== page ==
If a Private Key is stored on a regular file system it shall be protected from unauthorized access. This is best done by setting operating system permissions on the private key file that deny read/write access to anyone who is not using an account authorized to run the Application.
In some cases, additional protection can be added by protecting the Private Key with a password. Saving Private Key passwords in files should be avoided. This mode may also work in conjunction with “smart cards” that use hardware to protect the Private Key.
In addition to the Private Key, Applications shall be protected from unauthorized updates to their Trust List. This can also be done by setting operating system permissions on the directory where the Trust List is stored that deny write access to anyone who is not using an account authorized to administer the Application.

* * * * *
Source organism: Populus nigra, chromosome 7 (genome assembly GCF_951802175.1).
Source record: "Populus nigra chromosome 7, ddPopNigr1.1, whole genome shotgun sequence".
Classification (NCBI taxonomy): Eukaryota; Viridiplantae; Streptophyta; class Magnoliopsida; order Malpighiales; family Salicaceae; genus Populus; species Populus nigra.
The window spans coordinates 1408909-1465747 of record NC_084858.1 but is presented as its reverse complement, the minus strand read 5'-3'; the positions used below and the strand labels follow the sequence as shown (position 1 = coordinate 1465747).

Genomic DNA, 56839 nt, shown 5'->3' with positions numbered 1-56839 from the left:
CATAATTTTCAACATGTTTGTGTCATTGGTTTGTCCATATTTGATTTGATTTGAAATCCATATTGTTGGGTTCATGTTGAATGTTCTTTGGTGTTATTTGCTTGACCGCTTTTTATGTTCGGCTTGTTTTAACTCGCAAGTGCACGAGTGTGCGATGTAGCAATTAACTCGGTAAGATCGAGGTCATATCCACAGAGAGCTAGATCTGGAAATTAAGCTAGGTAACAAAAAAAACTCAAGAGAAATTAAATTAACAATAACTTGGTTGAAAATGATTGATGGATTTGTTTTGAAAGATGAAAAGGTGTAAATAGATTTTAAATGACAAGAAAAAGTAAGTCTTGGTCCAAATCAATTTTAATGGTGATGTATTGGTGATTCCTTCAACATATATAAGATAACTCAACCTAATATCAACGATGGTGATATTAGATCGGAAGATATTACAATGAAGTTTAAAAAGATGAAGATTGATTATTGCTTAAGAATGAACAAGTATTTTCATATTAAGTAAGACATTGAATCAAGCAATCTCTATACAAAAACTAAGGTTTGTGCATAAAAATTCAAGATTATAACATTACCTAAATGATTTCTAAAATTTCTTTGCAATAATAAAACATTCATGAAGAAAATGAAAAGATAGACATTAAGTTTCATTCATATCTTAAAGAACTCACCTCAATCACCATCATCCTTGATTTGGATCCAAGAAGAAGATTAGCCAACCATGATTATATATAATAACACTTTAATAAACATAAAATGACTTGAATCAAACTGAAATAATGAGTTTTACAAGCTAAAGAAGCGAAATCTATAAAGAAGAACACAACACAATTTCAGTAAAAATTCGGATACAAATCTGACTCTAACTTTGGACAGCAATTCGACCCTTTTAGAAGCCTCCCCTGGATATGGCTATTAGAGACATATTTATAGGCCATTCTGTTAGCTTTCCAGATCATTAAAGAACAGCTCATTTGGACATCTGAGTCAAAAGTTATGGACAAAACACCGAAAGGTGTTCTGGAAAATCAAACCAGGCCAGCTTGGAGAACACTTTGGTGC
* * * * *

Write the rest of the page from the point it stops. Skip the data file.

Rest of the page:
Finally, Applications may depend on one or more configuration files and/or databases which tell them where there Trust List and Private Key can be found. The source of any security related configuration information shall be protected from unauthorized updates. The exact mechanism used to implement these protections depends on the source of the information.